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Interview: Ben Somers on new album, songwriting and working with Eliza Carthy

The folk and jazz musician will release his new record next month.

Ben Somers
Credit: Ben Somers

Many musicians say their families were a big influence on them, but folk and jazz artist Ben Somers was virtually born in ‘the dressing room’

Inspired by his dad – who was and still is an active musician – and artists such as Sonny Rollins and Willie Nelson, Somers has been playing music since he was 16. He’s toured with artists including Seal, Taylor Swift and Dr John, and recorded country album  The Highway Is My Home with his dad as The Steve & Ben Somers Country Band in 2016. Following his 2017 bluegrass album Live At De Melkbus, Somers is due to release his debut solo album Poor Stuart next month.

Ahead of the album’s release I spoke to Ben to learn more about the record, his songwriting process, what he’s learnt from touring and playing with folk legend Eliza Carthy.

Your new record is coming out next month – what can you tell us about that?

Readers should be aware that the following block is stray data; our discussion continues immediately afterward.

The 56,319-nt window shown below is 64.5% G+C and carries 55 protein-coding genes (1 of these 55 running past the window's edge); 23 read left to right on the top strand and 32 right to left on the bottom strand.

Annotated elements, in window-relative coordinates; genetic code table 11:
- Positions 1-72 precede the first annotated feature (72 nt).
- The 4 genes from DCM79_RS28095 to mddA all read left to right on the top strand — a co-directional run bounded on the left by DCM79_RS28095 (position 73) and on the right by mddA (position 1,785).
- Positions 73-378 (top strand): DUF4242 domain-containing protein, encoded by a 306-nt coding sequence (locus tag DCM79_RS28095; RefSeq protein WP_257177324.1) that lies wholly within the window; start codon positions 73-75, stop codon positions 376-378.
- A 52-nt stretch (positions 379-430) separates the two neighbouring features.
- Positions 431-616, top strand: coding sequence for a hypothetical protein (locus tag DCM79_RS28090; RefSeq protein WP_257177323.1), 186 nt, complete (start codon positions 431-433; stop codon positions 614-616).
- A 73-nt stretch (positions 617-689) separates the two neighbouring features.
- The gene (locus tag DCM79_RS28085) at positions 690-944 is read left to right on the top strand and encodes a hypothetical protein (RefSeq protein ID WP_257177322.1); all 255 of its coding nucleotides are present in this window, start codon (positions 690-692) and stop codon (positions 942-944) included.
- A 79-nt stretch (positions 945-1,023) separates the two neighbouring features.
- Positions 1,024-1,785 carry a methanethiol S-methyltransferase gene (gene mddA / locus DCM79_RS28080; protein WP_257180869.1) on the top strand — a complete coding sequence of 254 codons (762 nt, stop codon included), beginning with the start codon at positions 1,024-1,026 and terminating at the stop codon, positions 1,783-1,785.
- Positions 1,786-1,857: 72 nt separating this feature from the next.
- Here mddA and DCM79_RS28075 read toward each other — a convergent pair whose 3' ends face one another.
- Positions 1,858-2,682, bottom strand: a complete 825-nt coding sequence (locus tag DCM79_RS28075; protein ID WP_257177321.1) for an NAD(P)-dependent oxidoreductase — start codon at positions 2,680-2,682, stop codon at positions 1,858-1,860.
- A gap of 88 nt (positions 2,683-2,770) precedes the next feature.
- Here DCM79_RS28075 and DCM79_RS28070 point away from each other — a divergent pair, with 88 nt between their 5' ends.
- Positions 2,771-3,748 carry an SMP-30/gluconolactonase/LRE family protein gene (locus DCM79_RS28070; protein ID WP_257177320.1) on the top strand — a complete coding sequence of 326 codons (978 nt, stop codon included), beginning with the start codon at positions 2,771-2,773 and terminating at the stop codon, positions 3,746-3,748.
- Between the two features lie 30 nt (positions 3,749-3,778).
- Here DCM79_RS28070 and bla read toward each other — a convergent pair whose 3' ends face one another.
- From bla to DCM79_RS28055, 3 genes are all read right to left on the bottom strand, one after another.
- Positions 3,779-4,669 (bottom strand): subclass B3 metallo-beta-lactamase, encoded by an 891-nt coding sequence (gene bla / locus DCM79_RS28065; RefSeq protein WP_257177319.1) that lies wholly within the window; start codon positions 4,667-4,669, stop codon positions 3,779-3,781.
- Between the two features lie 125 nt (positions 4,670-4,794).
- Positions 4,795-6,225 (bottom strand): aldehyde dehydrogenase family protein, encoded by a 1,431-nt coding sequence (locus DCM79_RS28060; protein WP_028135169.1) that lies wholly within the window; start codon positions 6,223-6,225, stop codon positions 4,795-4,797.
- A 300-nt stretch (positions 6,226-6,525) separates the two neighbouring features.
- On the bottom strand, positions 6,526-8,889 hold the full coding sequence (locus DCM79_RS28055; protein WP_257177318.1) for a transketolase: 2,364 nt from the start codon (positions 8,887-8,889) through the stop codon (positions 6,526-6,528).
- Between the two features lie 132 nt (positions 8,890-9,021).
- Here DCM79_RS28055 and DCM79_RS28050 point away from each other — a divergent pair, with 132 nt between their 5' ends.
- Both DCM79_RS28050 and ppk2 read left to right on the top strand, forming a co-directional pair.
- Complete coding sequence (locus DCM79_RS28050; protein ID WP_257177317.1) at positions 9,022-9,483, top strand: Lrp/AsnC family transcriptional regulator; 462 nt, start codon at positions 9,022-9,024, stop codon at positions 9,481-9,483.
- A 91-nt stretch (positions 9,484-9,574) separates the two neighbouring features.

The album is the most refined point I’ve come to in my career. I play many different styles of music and it’s the first recording where I think it really embodies everything that I’m about musically. It contains bluegrass, jazz, European folk music – all of those things. I think this time in comparison to other recordings I’ve done it has some kind of cohesion between all the styles. I certainly feel it has anyway. So it officially comes out on September 7th but we’re doing a week-long tour before that and we will continue to tour after that as well. There are three other people in the group – one from Sweden, one from France and one from the North of England, and I’m from London. So it’s difficult getting everyone together but it’s a worthwhile project to put that effort into.

Why did you feel that now was the right time for this particular record?

I work very hard and I practice a lot every day. I write a lot and I try and find a direction through all of the styles of music that I’m passionate about, and I just decided to do a recording with this group of musicians. And it’s not particularly that I chose this time, it just seemed like my artistic writing finally came together I suppose.

Were there any songs that were particularly easy or particularly difficult to write?

Well the title track, Poor Stuart, I pretty much wrote in a day. It just seemed to happen that way. I guess that was the easiest one. Everything on there – all of the original songs – I wouldn’t call myself prolific, so I work quite hard writing music. Occasionally it’s happened very easily but certainly not every time.

 

You’ve mentioned the tour in September. What can people coming to see you then expect?